[092] The embodiments herein can comprise hardware and software elements. The embodiments that are implemented in software include but are not limited to, firmware, resident software, microcode, etc. The functions performed by various components described herein may be implemented in other components or combinations of other components. For the purposes of this description, a computer-usable or computer readable medium can be any apparatus that can comprise, store, communicate, propagate, or transport the program for use by or in connection with the instruction execution system, apparatus, or device.

[093] The illustrated steps are set out to explain the exemplary embodiments shown, and it should be anticipated that ongoing technological development will change the manner in which particular functions are performed. These examples are presented herein for purposes of illustration, and not limitation. Further, the boundaries of the functional building blocks have been arbitrarily defined herein for the convenience of the description. Alternative boundaries can be defined so long as the specified functions and relationships thereof are appropriately performed. Alternatives (including equivalents, extensions, variations, deviations, etc., of those described herein) will be apparent to persons skilled in the relevant art(s) based on the teachings contained herein. Such alternatives fall within the scope of the disclosed embodiments. Also, the words “comprising,”“having,”“containing,” and“including,” and other similar forms are intended to be equivalent in meaning and be open ended in that an item or items following any one of these words is not meant to be an exhaustive listing of such item or items, or meant to be limited to only the listed item or items. It must also be noted that as used herein and in the appended claims, the singular forms“a,”“an,” and“the” include plural references unless the context clearly dictates otherwise.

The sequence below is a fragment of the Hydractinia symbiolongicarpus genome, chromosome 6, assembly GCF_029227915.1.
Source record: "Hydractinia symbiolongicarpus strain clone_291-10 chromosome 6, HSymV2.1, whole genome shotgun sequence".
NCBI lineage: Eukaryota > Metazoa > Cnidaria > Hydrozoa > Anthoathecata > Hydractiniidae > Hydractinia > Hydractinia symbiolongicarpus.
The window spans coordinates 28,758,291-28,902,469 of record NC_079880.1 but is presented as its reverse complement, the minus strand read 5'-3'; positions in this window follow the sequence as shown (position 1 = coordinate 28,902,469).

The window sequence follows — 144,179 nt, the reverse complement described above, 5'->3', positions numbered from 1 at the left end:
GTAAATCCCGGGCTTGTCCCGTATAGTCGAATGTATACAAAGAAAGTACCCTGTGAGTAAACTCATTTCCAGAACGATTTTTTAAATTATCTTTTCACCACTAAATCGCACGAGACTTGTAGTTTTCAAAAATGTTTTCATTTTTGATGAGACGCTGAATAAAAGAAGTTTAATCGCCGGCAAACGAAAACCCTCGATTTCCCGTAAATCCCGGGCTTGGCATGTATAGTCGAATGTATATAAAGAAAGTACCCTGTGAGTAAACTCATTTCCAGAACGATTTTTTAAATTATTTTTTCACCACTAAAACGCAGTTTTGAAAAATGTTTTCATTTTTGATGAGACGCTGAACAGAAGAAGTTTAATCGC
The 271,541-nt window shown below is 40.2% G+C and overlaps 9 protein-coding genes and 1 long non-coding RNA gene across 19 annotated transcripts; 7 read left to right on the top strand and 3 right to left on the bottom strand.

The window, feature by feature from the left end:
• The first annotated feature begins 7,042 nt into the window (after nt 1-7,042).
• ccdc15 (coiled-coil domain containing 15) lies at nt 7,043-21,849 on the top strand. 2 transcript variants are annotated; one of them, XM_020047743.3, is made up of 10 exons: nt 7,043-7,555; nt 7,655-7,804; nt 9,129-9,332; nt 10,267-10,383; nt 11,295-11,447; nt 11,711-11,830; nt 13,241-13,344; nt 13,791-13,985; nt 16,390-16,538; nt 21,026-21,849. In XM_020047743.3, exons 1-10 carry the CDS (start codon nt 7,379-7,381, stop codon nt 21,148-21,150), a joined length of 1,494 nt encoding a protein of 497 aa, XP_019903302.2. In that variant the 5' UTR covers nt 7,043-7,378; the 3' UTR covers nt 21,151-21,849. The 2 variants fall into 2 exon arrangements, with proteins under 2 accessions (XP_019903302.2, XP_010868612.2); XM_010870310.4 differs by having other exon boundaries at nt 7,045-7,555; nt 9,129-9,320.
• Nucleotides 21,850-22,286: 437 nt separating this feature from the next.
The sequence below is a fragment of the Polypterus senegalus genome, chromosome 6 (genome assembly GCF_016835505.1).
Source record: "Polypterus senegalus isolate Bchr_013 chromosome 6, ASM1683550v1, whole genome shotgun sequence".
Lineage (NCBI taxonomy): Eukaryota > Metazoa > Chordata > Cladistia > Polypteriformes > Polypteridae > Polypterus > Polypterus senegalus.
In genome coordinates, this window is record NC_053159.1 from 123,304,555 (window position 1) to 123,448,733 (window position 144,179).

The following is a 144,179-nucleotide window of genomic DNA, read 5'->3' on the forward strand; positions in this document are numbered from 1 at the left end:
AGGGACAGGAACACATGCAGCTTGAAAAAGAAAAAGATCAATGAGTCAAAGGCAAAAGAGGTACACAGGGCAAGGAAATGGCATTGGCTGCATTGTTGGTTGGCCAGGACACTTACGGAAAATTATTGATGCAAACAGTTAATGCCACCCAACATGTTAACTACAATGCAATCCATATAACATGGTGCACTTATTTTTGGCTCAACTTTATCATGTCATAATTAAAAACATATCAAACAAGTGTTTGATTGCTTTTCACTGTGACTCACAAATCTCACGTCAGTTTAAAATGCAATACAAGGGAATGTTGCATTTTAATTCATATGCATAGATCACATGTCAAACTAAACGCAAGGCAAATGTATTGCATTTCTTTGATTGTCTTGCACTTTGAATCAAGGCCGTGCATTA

[094] Furthermore, one or more computer-readable storage media may be utilized in implementing embodiments consistent with the present disclosure. A computer-readable storage medium refers to any type of physical memory on which information or data readable by a processor may be stored. Thus, a computer- readable storage medium may store instructions for execution by one or more processors, including instructions for causing the processor(s) to perform steps or stages consistent with the embodiments described herein. The term“computer- readable medium” should be understood to include tangible items and exclude carrier waves and transient signals, i.e., be non-transitory. Examples include random access memory (RAM), read-only memory (ROM), volatile memory, nonvolatile memory, hard drives, CD ROMs, DVDs, flash drives, disks, and any other known physical storage media.

[095] It is intended that the disclosure and examples be considered as exemplary only, with a true scope of disclosed embodiments being indicated by the following claims.